Next page . . . . Previous page . . . . Speeches . . . . Contents . . . . Sittings . . . . PDF . . . .

Legislative Assembly for the ACT: 1995 Week 01 Hansard (Thursday, 4 May 1995) . . Page.. 231 ..


MRS CARNELL: You are absolutely right in everything you have said in that question. One of the things that have been of real concern to many of us here in the Assembly and to the Social Policy Committee when we looked at this issue, amongst other issues, with regard to accommodation for the ageing last year is that respite care has become less and less available since self-government. In fact, in areas such as IDS - people with intellectual disabilities and physical disabilities - not that long ago parents could look at respite of one week in four. My understanding now is that it is one week in eight. That is an extremely difficult position, particularly to some of the ageing parents of not so young people with disabilities. We are looking, in many cases, at parents who are over 70 and who are looking after people in their late twenties and thirties. They are not children any more. That is a tragic situation for somebody who, potentially, is not all that well.

The benefit to the community of carers keeping their loved ones in their own home is huge, not just in financial terms - but we should not overlook that - but also in social terms. Respite care is one of our primary concerns and it will be one of the things we will be addressing as a matter of urgency. The Dell report is something that I am sure this Assembly will look at. I hope that the Social Policy Committee looks at it as well. This is probably not the proper forum to suggest that. I think the Dell report makes some very important comments and recommendations in this area and I believe, as the follow through from that, that we should be looking at ways to address the problem.

In the ACT at the moment we have a number of approaches to respite care. There is, obviously, the facility-based respite care. There is in-home respite care as well and a community access style. One of the things that we need to look at more is the in-home style, where a helper can come in and look after a patient or a person in the home for either a day or a couple of days, so that we do not have to move that person with a disability into a centre. That can often be a very good way around some of the problems. I understand that Fabric provide that sort of service, and it is a service that I would like to see expanded.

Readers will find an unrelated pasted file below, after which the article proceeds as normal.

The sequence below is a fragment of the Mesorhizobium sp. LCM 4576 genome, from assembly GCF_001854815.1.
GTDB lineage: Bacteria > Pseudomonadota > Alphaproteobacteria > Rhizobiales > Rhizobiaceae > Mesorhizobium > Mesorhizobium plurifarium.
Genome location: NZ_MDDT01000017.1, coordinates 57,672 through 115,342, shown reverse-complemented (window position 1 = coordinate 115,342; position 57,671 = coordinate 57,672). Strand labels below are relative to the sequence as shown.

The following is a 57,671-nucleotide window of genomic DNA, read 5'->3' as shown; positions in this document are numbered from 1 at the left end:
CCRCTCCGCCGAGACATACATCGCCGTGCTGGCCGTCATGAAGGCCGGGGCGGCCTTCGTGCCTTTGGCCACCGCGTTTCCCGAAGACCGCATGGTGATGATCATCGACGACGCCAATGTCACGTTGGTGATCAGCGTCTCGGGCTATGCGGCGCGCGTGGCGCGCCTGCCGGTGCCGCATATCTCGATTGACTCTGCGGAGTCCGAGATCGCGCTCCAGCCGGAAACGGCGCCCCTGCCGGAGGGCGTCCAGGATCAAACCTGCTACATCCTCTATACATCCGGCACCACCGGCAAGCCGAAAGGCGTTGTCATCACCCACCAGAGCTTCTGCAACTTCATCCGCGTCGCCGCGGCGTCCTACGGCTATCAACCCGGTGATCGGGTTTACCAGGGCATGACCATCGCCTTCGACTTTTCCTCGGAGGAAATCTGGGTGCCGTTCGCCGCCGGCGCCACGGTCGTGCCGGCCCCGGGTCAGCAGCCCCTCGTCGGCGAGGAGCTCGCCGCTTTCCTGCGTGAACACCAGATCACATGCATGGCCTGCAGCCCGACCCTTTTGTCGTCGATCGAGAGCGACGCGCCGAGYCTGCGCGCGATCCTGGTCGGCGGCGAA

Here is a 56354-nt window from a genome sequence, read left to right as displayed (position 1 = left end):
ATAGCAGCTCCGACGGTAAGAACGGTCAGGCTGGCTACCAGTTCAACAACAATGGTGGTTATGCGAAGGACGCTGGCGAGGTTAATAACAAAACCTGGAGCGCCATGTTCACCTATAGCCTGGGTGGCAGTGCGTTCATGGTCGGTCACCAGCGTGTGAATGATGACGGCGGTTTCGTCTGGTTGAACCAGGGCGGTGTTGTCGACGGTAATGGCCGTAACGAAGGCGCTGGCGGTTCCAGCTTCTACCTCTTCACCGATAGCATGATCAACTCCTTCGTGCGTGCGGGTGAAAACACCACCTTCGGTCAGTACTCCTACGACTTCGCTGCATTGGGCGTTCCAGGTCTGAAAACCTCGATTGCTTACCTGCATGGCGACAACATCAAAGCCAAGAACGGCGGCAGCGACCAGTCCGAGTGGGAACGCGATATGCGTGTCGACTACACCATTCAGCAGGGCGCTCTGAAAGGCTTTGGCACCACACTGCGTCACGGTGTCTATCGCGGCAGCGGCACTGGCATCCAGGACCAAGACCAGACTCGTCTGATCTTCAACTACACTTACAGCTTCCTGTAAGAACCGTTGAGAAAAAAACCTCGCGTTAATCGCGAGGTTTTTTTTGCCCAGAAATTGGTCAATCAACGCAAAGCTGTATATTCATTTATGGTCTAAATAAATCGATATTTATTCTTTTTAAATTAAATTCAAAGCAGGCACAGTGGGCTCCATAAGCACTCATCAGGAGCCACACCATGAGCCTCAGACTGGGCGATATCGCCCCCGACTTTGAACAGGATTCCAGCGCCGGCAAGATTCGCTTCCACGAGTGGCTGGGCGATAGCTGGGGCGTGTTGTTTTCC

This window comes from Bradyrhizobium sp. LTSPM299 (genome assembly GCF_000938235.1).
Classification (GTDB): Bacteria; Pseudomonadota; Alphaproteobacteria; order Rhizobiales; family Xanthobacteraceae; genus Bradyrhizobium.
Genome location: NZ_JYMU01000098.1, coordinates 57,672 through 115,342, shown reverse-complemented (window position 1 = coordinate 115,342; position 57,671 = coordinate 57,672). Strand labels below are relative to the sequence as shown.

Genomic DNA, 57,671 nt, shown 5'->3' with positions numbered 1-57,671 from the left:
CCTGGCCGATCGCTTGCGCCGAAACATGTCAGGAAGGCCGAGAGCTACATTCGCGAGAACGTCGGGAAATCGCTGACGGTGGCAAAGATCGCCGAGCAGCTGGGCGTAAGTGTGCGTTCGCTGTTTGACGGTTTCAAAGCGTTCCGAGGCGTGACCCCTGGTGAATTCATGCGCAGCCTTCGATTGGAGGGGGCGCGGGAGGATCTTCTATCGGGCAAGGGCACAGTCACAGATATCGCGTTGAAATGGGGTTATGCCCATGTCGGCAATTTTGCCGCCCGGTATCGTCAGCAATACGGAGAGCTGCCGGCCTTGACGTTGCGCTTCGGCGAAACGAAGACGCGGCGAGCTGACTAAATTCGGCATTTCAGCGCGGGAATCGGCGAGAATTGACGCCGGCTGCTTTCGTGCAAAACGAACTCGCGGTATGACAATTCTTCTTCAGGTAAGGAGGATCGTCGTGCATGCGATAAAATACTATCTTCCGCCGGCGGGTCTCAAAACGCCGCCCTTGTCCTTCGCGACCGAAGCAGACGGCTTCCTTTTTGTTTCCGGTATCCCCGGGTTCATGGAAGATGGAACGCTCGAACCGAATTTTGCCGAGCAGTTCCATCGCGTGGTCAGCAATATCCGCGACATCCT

There is the Finniss Crescent centre. That is a six-bed facility for young adults with a disability who are still living at home. That is one of the facilities, as I said before, that have ended up with less access over the years. I think it is now about one week in eight, which I do not think is quite enough. There is Birralee at Belconnen, which is a centre that has capacity, I think, for 10 children up to the age of 16 years. I think at the moment there are about four families on the waiting list for that facility. Waiting lists for respite care are deceptive because regularly what happens is that there is no waiting list but the periods between access become longer and longer. I think we should not be lulled into any false sense of security by waiting lists not seeming all that long. It is an issue that we are going to have to address in this Assembly. It is an issue that we, as a government, are going to have to address as a matter of urgency. We have, Australia-wide, closed a number of residential facilities. At the moment John Knight is in the process of closing. A lot of those people are going to community-based houses. It means that, regularly, there will be more need for respite as we have an ageing community and fewer institutional facilities for people to live in, which I think, by the way, is a good idea, but we have to have that backup.


Next page . . . . Previous page . . . . Speeches . . . . Contents . . . . Sittings . . . . PDF . . . .